By Catriona Shearer (June 2020)
I recently discovered that typing ‘roll a dice’ into Google brings up a whole host of virtual dice to choose from. (‘Flip a coin’ and ‘spinner’ are also worth googling!)
This discovery gave my colleague Ruth Colenso the idea of running a bingo game for the children of key workers we were supervising in school. The students created their own 4×4 grid of numbers, possibly including repeats, and we repeatedly rolled one 10-sided and one 20-sided dice on the interactive whiteboard. If the total was one of their numbers, they could cross it out.
This was only meant to be a 10-minute activity to give our group of Year 7s a break – they spend most of the day on their designated computers completing the same online learning as their peers. However, the competition was so engrossing that they convinced us to keep playing for an hour! Ruth and I have both used a very similar idea before when teaching probability – often involving horse-racing animations, or Tarzan and Jane cartoons, but always using the total on two 6-sided dice. We were amazed at how long it took us to develop intuition when the dice weren’t identical (obviously, we couldn’t resist playing too and trying to beat the students!) and it certainly seemed to trip up our students too. When they picked numbers for their grids, they realised they couldn’t go over 30, but it was only mid-game that one realised she shouldn’t have picked 1 (we allowed her to change it!).
At the end of the game, with several students still waiting for 29 to appear, we talked about why it hadn’t been coming up as often as they expected, and started trying to list all the ways the totals 2, 3, 4, etc. could be made. The students were quick to spot that the bigger the number was, the more ways they could make it… but then why was filling the grid with 30s not a good idea? Maybe the ones in the middle were best: was 15 definitely the most likely number?
There’s a lot to explore here – I certainly won’t be limiting myself to two 6-sided dice in future!
In the next lesson, we went to repeat the same activity with a group of Year 8 and 9 students. They seemed to pick up the idea that ‘middling’ numbers were best much more intuitively, so we moved onto a more complicated proposal: the total from three dice, with 6, 10 and 12 sides.
Now numbers from 3-28 were possible, but which were most likely? We played a game and found the winner had chosen mainly numbers in the teens and early twenties. Her strategy, though, had been to pick mainly even numbers because they had more factors than odd numbers. A useful reminder that students can sometimes seem to be completing a lesson very successfully, without really understanding the maths going on!
As a class, we decided to try and list all the ways of making particular totals from 3 dice. It quickly became clear that this was going to be a long-winded process! So we shared out the work between everyone in the room.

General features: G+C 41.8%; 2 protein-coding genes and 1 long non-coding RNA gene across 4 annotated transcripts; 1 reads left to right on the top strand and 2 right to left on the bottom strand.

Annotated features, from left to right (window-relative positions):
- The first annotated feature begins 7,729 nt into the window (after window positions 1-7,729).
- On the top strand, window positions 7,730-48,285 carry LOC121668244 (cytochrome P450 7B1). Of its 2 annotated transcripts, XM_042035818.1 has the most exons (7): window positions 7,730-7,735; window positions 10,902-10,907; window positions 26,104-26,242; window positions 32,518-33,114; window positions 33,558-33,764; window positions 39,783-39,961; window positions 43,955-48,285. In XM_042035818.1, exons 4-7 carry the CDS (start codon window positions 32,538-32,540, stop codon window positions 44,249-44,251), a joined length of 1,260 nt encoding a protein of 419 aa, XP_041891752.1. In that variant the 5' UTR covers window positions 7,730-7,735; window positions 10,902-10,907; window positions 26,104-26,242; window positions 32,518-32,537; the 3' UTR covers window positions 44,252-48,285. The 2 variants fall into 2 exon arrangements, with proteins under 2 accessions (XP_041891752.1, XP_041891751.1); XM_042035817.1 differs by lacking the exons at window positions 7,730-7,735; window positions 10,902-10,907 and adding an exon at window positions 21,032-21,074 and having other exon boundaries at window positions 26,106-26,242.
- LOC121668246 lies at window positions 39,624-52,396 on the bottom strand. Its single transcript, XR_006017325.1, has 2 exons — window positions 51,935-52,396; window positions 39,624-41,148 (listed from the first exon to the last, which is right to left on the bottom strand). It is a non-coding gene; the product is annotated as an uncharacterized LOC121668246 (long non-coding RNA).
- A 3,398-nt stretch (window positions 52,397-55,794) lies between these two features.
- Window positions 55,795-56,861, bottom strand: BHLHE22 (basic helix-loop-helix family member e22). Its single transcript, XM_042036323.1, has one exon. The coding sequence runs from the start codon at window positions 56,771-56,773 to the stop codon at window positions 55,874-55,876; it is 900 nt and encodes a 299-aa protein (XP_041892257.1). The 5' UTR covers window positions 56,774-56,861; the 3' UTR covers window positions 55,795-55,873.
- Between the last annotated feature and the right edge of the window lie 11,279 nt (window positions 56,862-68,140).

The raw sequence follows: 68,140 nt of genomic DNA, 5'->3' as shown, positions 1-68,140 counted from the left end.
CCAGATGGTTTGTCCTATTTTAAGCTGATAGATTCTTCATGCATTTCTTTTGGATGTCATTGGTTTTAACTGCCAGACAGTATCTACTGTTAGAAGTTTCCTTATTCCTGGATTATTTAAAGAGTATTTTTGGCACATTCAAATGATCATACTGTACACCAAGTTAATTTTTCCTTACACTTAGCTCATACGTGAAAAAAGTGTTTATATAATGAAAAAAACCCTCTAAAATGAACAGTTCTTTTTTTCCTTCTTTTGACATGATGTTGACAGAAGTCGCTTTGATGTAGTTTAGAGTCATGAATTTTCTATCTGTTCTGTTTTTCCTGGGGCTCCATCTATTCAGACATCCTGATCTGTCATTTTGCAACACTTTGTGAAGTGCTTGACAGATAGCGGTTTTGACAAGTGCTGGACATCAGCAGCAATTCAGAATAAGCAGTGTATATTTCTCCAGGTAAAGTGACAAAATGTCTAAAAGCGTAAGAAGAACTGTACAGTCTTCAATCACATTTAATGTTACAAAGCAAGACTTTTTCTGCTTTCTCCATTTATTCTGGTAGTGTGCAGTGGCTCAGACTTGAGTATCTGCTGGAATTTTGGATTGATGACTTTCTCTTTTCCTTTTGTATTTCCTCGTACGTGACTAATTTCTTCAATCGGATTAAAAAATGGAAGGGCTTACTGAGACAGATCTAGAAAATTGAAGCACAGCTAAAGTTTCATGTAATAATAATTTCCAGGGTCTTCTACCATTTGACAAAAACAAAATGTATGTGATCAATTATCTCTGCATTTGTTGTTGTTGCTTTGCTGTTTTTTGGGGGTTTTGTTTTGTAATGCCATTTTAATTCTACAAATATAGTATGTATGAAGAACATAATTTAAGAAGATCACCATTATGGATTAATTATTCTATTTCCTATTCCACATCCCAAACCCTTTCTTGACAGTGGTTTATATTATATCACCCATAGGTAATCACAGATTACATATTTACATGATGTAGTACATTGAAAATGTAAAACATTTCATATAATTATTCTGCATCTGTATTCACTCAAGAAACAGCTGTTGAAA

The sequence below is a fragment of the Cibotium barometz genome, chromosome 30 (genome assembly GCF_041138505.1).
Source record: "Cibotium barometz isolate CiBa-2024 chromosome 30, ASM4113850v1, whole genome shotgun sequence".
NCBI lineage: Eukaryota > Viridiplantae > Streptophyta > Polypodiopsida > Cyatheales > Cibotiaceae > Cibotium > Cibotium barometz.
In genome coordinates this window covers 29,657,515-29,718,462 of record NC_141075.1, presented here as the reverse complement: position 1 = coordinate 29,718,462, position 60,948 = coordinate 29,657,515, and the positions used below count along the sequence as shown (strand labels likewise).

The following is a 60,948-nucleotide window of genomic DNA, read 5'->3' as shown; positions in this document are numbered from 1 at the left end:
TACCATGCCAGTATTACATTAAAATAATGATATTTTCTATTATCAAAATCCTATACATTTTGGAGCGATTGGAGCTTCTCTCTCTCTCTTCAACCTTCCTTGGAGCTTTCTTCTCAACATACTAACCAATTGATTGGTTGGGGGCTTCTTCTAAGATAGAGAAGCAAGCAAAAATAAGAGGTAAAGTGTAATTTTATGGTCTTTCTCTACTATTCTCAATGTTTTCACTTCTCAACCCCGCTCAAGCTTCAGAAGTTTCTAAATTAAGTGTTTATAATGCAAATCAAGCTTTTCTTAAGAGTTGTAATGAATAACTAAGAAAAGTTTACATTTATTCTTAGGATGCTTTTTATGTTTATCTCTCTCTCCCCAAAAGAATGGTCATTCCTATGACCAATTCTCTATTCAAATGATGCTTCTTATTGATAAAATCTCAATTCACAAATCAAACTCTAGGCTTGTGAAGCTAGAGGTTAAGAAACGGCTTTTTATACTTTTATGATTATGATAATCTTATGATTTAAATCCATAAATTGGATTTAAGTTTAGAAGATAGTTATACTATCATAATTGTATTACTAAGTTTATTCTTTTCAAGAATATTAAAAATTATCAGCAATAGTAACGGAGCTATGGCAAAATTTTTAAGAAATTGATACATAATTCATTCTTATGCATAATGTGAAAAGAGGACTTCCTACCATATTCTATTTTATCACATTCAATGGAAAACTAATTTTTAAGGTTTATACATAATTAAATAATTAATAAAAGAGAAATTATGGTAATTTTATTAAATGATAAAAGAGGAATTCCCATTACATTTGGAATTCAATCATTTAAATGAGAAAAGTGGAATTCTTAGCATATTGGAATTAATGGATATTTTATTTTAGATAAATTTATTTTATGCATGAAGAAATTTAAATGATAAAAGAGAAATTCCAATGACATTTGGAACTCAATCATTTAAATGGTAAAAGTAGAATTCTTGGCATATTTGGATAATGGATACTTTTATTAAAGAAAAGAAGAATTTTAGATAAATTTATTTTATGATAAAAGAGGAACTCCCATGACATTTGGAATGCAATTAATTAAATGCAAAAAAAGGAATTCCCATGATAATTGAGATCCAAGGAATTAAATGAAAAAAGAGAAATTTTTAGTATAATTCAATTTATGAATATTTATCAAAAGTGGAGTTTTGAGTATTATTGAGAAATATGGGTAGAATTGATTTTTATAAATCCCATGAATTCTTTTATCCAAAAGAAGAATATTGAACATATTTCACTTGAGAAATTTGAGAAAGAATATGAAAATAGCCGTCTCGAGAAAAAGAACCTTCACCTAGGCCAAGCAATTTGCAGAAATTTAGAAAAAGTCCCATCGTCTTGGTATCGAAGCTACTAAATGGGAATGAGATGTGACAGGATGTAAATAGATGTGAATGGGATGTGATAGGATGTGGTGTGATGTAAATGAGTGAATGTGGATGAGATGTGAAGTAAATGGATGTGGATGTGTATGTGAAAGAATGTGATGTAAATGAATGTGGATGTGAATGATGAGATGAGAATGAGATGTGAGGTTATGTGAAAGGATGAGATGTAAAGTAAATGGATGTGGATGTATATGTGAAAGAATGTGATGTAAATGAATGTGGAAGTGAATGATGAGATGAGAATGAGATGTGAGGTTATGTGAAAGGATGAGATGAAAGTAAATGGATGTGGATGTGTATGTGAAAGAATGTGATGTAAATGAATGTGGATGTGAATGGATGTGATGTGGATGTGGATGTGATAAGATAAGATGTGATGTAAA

Even then, it was much more difficult than I’d anticipated. How do you ensure you’re being systematic, especially when some numbers have over 50 possible combinations? Here’s my method for counting 18 without writing everything out, which still took a whole page of working:
I found myself wishing I had a 3D spreadsheet to create a sample space diagram (six 10×12 grids would have worked, I suppose). Unfortunately, we ran out of time before we could categorically say which numbers are the most likely to be picked, so the problem remains unsolved. I’d like to try this again properly next time I teach probability, but perhaps I’ll limit myself to 4- and 6-sided dice to make the calculations a bit shorter.
Ruth and I are very proud of this new game (which we’re currently calling Multi-Dice Bingo until someone suggests a more exciting name) and will definitely use it again. After the lesson, we came up with a list of the features that recommend it over the versions we’ve used before:
Students picked their own numbers, which gave them a degree of autonomy and made them much more invested in the game.
The students can see each dice roll and don’t feel like they’re being tricked by the teacher (especially since they had free choice of numbers to pick).
The first mathematical insights (don’t pick 1, and 2 or 30 aren’t great ideas either) came quickly, which meant students could see the value in analysing the game further.
After these first insights, there was a lot to explore! More than we’d realised at the start.
With rules like ‘first one to get a row, column or diagonal’, each game can be quick.
Once students know the rules, it can be played again and again, for example, to fill a couple of minutes before the bell. This means students can improve their previous strategy with each iteration.
There are countless variations (different sized dice, adding extra dice) which change the game in non-obvious ways. It never feels completely ‘solved’.